+ TODAY: What journalists covering the 2024 election should know about burnout — A free webinar from API and the Atlanta Press Club on Thursday, Jan. 18 at 12 p.m. Eastern time. Register here. 

REVENUE ROUNDUP

How theSkimm plans to grow its new wellness newsletter to 1 million subscribers (Digiday)

TheSkimm’s wellness newsletter, Skimm Well, launched six months ago and already has 100,000 subscribers. The outlet plans to hit 1 million subscribers by the end of the year by continuing to work with existing wellness influencers. The newsletter was launched because wellness content had done well for the outlet on social and search. 

TRY THIS AT HOME

DW’s strategic approach to journalism on TikTok (The Fix) 

Deutsche Welle has crafted an engagement strategy on TikTok based on careful planning, adaptability and audience engagement. Since 2020, the organization has launched 17 TikTok channels on different topics in a variety of languages. All of the videos are between 60 and 90 seconds, and feature relatable hosts rather than traditional news anchors. Producers ensure that they are monitoring trends and including hashtags in their posts, as well as engaging with commenters and viewers.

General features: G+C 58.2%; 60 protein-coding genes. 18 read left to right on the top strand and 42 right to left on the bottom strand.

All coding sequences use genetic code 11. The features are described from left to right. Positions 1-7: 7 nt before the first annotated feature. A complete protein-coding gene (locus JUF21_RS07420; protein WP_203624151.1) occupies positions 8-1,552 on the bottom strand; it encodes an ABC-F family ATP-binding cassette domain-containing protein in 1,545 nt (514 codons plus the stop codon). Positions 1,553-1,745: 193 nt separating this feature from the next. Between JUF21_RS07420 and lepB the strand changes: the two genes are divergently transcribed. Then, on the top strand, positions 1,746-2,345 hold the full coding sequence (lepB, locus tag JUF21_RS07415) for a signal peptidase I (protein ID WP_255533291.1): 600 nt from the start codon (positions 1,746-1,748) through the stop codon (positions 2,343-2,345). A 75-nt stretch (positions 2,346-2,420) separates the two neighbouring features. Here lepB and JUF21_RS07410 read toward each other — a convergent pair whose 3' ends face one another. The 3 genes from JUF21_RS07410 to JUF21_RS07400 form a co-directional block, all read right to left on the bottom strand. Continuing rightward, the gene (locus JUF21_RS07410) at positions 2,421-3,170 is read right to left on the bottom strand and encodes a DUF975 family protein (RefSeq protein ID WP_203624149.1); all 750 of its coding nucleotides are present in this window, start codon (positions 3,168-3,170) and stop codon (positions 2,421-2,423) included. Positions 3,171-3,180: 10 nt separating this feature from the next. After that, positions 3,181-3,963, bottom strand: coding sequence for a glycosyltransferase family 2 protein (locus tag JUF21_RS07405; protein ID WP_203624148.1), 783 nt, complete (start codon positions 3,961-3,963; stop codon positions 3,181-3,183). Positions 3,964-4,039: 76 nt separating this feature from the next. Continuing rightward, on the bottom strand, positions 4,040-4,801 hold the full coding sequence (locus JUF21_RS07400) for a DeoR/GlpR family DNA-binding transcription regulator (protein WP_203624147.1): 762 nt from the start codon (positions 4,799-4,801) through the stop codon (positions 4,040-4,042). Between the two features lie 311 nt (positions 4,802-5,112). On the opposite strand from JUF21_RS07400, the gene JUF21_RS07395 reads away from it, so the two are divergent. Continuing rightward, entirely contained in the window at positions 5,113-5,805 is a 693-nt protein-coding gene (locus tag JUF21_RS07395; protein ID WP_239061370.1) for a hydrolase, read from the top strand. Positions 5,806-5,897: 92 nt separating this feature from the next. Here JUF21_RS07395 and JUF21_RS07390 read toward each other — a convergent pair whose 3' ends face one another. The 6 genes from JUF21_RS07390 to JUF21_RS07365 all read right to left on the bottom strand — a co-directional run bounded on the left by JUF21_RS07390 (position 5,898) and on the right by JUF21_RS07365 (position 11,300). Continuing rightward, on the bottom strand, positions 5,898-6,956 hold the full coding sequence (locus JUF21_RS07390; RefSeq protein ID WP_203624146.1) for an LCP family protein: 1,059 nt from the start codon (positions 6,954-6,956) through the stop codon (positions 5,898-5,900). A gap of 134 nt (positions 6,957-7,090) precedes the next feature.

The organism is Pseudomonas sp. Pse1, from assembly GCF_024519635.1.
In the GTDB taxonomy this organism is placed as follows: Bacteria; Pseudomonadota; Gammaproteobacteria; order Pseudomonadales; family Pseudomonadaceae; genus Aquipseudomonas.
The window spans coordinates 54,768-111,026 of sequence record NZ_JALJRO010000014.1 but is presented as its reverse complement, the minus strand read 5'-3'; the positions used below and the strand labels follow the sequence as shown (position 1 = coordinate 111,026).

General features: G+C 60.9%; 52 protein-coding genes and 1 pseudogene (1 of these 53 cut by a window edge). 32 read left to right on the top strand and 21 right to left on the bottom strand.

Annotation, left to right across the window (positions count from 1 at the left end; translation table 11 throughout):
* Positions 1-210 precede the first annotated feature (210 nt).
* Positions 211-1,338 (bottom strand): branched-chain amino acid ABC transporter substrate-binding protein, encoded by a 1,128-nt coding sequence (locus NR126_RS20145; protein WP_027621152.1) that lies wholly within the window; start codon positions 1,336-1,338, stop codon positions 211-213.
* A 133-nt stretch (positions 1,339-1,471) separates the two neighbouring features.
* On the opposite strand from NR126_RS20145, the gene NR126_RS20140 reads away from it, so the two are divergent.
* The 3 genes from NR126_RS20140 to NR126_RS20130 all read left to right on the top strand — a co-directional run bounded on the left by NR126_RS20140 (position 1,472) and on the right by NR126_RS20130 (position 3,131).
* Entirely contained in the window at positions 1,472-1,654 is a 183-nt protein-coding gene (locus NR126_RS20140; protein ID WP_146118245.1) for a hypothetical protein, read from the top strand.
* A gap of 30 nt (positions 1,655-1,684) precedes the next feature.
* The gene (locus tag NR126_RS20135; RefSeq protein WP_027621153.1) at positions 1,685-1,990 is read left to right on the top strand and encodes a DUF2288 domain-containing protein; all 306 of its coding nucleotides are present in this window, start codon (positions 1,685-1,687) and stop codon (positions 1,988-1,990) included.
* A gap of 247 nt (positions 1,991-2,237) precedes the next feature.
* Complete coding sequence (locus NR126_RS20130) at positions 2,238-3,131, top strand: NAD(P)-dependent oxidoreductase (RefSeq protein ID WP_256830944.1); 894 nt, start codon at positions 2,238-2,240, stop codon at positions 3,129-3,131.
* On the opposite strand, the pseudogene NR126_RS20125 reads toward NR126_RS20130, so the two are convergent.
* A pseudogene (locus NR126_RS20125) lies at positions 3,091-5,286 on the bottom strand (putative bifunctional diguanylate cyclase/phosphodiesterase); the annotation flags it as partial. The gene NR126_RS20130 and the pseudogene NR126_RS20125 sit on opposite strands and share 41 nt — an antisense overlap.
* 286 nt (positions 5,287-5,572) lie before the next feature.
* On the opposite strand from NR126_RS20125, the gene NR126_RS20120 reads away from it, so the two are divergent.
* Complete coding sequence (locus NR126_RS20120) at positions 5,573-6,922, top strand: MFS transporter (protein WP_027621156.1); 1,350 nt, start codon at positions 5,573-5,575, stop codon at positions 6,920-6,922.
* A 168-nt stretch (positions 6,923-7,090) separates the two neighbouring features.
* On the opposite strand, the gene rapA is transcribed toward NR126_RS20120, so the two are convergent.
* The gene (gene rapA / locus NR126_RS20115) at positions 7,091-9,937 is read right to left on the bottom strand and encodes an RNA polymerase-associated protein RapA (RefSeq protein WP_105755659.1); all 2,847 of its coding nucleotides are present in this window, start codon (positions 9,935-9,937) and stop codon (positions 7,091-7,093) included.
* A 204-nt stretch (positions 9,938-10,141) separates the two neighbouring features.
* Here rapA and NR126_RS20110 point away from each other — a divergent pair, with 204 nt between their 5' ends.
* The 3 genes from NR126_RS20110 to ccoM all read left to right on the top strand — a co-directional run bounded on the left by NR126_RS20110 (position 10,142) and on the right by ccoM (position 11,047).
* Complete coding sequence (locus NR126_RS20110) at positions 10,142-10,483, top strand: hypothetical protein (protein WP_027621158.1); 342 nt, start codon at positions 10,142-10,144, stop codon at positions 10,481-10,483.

OFFSHORE

Young people are giving up on BBC News. A new podcast is helping try to get them back (Nieman Lab) 

Younger Britons are not turning to the BBC for their news anymore, but the publicly-funded organization’s charter requires that it “act in the public interest, serving all audiences.” So in order to attract a younger audience, the BBC has launched the Reliable Sauce podcast, a weekly conversation about current affairs. The topics are steered by audience comments on the BBC’s TikTok as well as comments on the co-hosts’ personal accounts. 

OFFBEAT

Google search really has gotten worse, researchers find (404 Media) 

A year-long study by German researchers has found that Google’s search results have been overtaken by low-quality, SEO-driven content. Pages that ranked high in results were “optimized,” included affiliate links, and had lower text quality. Spam sites are in a constant battle with Google’s algorithms, which are frequently updated in an attempt to remove poor-quality results. “Search engines seem to lose the cat-and-mouse game,” according to the report, and they predict that AI will make the result qualities even worse. 

SHAREABLE

Why Bill Ackman’s case against Business Insider is a fantasy (New York Magazine) 

Billionaire Bill Ackman was a proponent of removing former Harvard president Claudine Gay, partly due to allegations of plagiarism. But when his wife, former MIT researcher Neri Oxman, was accused of plagiarism by Business Insider, Ackman threatened to sue for defamation. Media attorney Edward Klaris says the lawsuit has no merit; Oxman would need to claim that the plagiarism accusations are false, but she has already admitted to plagiarism.